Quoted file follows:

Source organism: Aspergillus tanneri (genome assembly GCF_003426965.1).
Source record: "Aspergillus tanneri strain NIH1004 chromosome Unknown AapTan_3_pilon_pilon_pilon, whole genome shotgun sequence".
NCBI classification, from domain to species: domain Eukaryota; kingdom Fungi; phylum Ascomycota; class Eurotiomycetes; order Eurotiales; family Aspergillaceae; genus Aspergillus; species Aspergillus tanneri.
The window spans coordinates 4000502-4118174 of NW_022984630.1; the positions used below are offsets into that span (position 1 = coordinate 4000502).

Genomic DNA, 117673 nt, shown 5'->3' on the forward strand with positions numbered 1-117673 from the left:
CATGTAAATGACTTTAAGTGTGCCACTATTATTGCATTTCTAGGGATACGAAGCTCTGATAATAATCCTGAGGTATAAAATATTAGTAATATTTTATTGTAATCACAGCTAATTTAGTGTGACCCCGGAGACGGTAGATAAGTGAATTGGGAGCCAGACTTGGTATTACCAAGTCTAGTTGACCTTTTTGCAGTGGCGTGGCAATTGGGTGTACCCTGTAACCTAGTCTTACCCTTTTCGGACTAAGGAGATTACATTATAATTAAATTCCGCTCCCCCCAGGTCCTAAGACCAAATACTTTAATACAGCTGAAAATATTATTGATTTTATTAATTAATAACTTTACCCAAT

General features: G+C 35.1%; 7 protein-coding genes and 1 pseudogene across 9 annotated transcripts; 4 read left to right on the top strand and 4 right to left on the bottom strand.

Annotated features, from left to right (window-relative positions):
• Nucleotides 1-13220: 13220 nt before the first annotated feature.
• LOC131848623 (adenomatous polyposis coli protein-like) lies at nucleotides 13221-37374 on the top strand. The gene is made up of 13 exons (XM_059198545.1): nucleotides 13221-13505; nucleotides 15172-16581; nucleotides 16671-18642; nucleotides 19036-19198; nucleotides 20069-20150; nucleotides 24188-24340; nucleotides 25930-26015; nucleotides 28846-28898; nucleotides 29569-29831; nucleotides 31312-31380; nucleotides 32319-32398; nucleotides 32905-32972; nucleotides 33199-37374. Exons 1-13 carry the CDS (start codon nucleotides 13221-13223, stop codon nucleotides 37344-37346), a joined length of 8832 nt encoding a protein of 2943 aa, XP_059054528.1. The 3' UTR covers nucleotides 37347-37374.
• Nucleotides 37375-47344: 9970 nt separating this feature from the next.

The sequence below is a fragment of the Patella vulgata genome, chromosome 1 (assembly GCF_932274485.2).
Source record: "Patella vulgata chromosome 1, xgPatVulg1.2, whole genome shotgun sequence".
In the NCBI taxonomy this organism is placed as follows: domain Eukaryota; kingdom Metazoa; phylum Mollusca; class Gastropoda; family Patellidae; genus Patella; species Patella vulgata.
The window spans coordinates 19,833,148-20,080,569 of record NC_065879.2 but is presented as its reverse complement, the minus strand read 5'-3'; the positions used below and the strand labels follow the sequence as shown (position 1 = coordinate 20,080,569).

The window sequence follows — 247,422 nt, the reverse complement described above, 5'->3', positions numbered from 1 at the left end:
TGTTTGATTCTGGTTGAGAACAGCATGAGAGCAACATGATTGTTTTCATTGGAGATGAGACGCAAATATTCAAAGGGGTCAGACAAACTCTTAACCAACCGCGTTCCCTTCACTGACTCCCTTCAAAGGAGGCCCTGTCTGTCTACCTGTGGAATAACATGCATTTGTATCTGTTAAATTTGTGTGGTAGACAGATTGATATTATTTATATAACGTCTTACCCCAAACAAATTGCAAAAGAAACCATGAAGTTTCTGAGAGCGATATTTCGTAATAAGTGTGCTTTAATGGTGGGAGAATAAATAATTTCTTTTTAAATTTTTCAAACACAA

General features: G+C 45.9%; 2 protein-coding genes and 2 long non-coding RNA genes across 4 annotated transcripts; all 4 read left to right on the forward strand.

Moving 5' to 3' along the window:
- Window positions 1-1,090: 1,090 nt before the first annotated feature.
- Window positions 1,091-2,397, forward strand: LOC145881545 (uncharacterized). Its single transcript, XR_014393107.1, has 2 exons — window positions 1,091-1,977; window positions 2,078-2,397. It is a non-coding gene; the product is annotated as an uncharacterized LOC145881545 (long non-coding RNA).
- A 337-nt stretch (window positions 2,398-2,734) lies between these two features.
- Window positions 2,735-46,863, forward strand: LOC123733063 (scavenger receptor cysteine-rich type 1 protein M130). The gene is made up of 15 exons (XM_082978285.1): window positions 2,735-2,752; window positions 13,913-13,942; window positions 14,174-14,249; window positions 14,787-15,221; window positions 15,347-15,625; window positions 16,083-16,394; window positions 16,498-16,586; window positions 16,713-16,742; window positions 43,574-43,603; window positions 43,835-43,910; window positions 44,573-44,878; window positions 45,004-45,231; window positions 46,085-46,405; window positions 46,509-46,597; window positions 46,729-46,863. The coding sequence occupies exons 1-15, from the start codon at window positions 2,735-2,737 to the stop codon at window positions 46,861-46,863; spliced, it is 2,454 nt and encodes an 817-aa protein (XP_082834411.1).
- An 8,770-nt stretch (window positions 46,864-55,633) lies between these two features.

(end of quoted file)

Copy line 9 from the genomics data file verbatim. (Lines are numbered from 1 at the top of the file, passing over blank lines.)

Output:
• Nucleotides 1-13220: 13220 nt before the first annotated feature.